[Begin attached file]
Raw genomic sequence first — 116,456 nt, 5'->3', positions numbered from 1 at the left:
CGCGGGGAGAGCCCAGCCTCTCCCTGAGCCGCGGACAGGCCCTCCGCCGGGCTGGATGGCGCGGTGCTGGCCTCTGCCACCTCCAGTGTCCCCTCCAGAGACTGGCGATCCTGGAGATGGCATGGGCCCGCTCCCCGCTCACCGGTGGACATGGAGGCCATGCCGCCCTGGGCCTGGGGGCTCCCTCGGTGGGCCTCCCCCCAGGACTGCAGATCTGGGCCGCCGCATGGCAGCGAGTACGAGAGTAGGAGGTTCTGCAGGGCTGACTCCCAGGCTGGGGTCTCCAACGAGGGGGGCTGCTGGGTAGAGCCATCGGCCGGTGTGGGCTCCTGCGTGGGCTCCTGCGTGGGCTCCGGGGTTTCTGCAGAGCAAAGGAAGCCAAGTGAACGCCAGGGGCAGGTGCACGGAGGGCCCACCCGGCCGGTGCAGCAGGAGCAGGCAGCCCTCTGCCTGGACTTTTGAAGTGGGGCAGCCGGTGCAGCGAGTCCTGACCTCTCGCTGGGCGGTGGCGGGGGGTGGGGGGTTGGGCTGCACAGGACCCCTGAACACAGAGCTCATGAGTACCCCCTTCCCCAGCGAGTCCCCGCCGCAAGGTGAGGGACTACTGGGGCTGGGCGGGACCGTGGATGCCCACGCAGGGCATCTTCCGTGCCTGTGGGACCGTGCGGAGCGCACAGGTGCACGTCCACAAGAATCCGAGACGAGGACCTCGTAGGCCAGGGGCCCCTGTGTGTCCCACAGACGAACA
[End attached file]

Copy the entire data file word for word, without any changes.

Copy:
Raw genomic sequence first — 116,456 nt, 5'->3', positions numbered from 1 at the left:
CGCGGGGAGAGCCCAGCCTCTCCCTGAGCCGCGGACAGGCCCTCCGCCGGGCTGGATGGCGCGGTGCTGGCCTCTGCCACCTCCAGTGTCCCCTCCAGAGACTGGCGATCCTGGAGATGGCATGGGCCCGCTCCCCGCTCACCGGTGGACATGGAGGCCATGCCGCCCTGGGCCTGGGGGCTCCCTCGGTGGGCCTCCCCCCAGGACTGCAGATCTGGGCCGCCGCATGGCAGCGAGTACGAGAGTAGGAGGTTCTGCAGGGCTGACTCCCAGGCTGGGGTCTCCAACGAGGGGGGCTGCTGGGTAGAGCCATCGGCCGGTGTGGGCTCCTGCGTGGGCTCCTGCGTGGGCTCCGGGGTTTCTGCAGAGCAAAGGAAGCCAAGTGAACGCCAGGGGCAGGTGCACGGAGGGCCCACCCGGCCGGTGCAGCAGGAGCAGGCAGCCCTCTGCCTGGACTTTTGAAGTGGGGCAGCCGGTGCAGCGAGTCCTGACCTCTCGCTGGGCGGTGGCGGGGGGTGGGGGGTTGGGCTGCACAGGACCCCTGAACACAGAGCTCATGAGTACCCCCTTCCCCAGCGAGTCCCCGCCGCAAGGTGAGGGACTACTGGGGCTGGGCGGGACCGTGGATGCCCACGCAGGGCATCTTCCGTGCCTGTGGGACCGTGCGGAGCGCACAGGTGCACGTCCACAAGAATCCGAGACGAGGACCTCGTAGGCCAGGGGCCCCTGTGTGTCCCACAGACGAACA